Húsel: 3 pm – 5 pm
As it is said in the Hávamál: “With half a loaf and an empty cup, I found myself a friend.” In that spirit, we will partake in the good bounty of Lord Freyr, gorging upon the grain he provides and meats of the swine. Large draughts of skillfully crafted ale will wash everything down and make room for more! Clanging of cups and the smiles of good company will be our reward. (Check out the planned menu at the end of this post.)
Farewell to Guests: 5 pm – 5:30 pm
Our guests that had joined us for Húsel will be hailed fairwell as they depart our company, so that those attending the gathering can prepare for High Symbel.
High Symbel: 5 pm – 8 pm
Let the banners come together, amassed in the Great Hall! High Symbel is a time for the folk to gather and pass the horn of Wyrd, binding fast the bonds of luck. By our words we will express our deeds and our future goals, boasting and toasting to the main of our fellowship. Honour will be given to our gods, the Æsir and Vanir, their allies, our ancestors and each other. The Valkyrie filling our mighty horn with holy ale will grant inspiration, bearing witness to the gifts and troth of the folk. Let us make merriment and drink fondly of our age.
Skalds’ Fire: 8 pm – 10 pm
After High Symbel, join the folk around the hearth-fire for an evening of entertainment circa 1,000 CE. Word-smiths and musical enchanters enthrall us with your magic and transport us into your myth. Skaldry is an age old craft which was promoted in the interest of binding the folk and their lord to the deeds of our ancestors and the gods. Share with others tales of our folk or tales from your heritage. This is a participatory activity, so bring your stories, poems, songs and performances!
Monday, June 30, 2014
Redemoot and Planning HHG 2014: 11 pm – 12 pm
Redemoot is a chance for everyone to share with the organizers and many volunteers what their experience was like at the third annual Hail and Horn Gathering. Discuss any improvements you would like to see in the upcoming year or promote what you feel should become a staple. Most importantly we will be selecting which god or goddess we will honour in 2015. (You have to attend to have a voice in the decision.)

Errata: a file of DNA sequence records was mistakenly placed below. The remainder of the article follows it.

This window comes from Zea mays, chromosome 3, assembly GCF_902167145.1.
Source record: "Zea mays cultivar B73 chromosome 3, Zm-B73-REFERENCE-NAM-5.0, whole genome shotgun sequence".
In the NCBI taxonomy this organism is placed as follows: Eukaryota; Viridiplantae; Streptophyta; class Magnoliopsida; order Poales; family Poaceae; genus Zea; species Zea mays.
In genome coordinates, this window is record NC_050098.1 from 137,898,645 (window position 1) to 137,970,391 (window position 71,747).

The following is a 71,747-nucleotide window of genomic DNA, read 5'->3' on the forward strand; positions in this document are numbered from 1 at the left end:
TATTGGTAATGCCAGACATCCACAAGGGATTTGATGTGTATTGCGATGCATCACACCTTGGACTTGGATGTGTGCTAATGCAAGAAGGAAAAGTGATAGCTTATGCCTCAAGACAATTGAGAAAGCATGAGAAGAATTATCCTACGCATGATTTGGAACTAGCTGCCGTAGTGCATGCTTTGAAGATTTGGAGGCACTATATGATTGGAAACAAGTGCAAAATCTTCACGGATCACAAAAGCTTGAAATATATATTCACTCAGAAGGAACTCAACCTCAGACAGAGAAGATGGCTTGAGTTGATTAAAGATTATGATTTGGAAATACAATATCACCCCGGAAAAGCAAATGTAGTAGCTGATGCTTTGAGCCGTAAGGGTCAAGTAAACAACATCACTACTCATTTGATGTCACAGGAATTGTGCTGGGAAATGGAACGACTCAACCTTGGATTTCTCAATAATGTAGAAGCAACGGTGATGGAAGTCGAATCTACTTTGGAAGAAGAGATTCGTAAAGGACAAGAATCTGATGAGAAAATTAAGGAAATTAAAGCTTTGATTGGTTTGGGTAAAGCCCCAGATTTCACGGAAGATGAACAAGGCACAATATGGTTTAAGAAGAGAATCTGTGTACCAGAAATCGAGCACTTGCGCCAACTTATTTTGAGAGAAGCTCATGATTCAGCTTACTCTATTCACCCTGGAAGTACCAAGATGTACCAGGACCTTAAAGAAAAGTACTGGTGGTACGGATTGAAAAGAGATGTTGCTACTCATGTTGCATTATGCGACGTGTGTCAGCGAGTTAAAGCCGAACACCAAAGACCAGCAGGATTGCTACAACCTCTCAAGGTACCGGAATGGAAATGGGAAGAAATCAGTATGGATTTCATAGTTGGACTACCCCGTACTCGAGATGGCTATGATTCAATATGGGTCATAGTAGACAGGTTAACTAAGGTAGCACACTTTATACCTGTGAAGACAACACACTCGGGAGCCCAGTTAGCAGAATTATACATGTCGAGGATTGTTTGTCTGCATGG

Farewell Blessing: 12 pm – 1 pm
At the end of the morning, a formal farewell blessing will be offered to everyone who attended.
The cost of registration for this camping event is $120 per adult (18 and older). Registration for youth (aged 13 to 17) is $50. Registration for children (aged 7 to 12) is $25. Ankle-biters (6 years old and under) are free. (Electrical hook-ups, trailers and shared cabin space is available by pre-registration, and rates will be set in the coming weeks.) All prices include taxes.
All HHG registrations include the husél feast dinner. Friends who are regular campers at Raven’s Knoll and are not registered for Hail and Horn may join the feast for a $30 fee, preregistration is appreciated for this so we can plan purchases.
A registration form is available to download by following this link. Although registration and payment at the door is available, to plan the event, we would really, really appreciate your preregistration even if you cannot pay until you are at the door. We accept payment by Interac transfer or on-site. Please arrange all payments and the submission of your registration form through email@example.com.
There is also a “Draupnir Benefit” for groups; for every group (kindred, hearth, banner, etc.) that includes eight paying adults, the registration fee for the ninth paying adult is waived.
Hail the Landvettir! Hail the Ancestors! Hail the Gods!